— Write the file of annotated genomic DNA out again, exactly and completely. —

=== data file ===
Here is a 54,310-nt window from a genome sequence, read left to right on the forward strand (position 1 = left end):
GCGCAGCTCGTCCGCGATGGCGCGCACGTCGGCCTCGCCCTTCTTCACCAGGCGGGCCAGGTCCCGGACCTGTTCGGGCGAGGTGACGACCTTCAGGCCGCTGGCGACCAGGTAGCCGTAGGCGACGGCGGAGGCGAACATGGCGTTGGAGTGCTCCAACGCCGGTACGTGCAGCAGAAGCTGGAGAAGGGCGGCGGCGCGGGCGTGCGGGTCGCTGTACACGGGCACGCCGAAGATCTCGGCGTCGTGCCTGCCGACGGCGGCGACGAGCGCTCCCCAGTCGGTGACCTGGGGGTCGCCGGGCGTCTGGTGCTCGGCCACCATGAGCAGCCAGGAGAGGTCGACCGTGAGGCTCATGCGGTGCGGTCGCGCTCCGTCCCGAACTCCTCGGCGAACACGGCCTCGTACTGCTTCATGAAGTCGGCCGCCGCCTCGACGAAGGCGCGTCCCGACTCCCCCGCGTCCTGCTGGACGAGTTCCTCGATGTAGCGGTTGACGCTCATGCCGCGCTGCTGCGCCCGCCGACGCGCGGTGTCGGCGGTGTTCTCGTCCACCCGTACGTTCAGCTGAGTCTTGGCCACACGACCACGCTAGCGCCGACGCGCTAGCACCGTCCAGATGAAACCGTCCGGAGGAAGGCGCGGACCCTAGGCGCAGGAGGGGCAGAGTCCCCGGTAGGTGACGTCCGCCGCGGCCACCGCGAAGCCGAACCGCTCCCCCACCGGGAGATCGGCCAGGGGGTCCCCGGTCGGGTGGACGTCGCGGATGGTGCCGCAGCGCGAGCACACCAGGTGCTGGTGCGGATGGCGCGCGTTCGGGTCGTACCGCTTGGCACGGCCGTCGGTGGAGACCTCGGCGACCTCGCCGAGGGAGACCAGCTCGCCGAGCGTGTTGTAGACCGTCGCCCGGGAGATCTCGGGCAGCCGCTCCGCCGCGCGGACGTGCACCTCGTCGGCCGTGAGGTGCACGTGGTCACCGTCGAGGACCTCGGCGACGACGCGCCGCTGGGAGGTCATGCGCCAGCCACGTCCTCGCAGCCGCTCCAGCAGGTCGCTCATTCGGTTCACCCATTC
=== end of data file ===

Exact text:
Here is a 54,310-nt window from a genome sequence, read left to right on the forward strand (position 1 = left end):
GCGCAGCTCGTCCGCGATGGCGCGCACGTCGGCCTCGCCCTTCTTCACCAGGCGGGCCAGGTCCCGGACCTGTTCGGGCGAGGTGACGACCTTCAGGCCGCTGGCGACCAGGTAGCCGTAGGCGACGGCGGAGGCGAACATGGCGTTGGAGTGCTCCAACGCCGGTACGTGCAGCAGAAGCTGGAGAAGGGCGGCGGCGCGGGCGTGCGGGTCGCTGTACACGGGCACGCCGAAGATCTCGGCGTCGTGCCTGCCGACGGCGGCGACGAGCGCTCCCCAGTCGGTGACCTGGGGGTCGCCGGGCGTCTGGTGCTCGGCCACCATGAGCAGCCAGGAGAGGTCGACCGTGAGGCTCATGCGGTGCGGTCGCGCTCCGTCCCGAACTCCTCGGCGAACACGGCCTCGTACTGCTTCATGAAGTCGGCCGCCGCCTCGACGAAGGCGCGTCCCGACTCCCCCGCGTCCTGCTGGACGAGTTCCTCGATGTAGCGGTTGACGCTCATGCCGCGCTGCTGCGCCCGCCGACGCGCGGTGTCGGCGGTGTTCTCGTCCACCCGTACGTTCAGCTGAGTCTTGGCCACACGACCACGCTAGCGCCGACGCGCTAGCACCGTCCAGATGAAACCGTCCGGAGGAAGGCGCGGACCCTAGGCGCAGGAGGGGCAGAGTCCCCGGTAGGTGACGTCCGCCGCGGCCACCGCGAAGCCGAACCGCTCCCCCACCGGGAGATCGGCCAGGGGGTCCCCGGTCGGGTGGACGTCGCGGATGGTGCCGCAGCGCGAGCACACCAGGTGCTGGTGCGGATGGCGCGCGTTCGGGTCGTACCGCTTGGCACGGCCGTCGGTGGAGACCTCGGCGACCTCGCCGAGGGAGACCAGCTCGCCGAGCGTGTTGTAGACCGTCGCCCGGGAGATCTCGGGCAGCCGCTCCGCCGCGCGGACGTGCACCTCGTCGGCCGTGAGGTGCACGTGGTCACCGTCGAGGACCTCGGCGACGACGCGCCGCTGGGAGGTCATGCGCCAGCCACGTCCTCGCAGCCGCTCCAGCAGGTCGCTCATTCGGTTCACCCATTC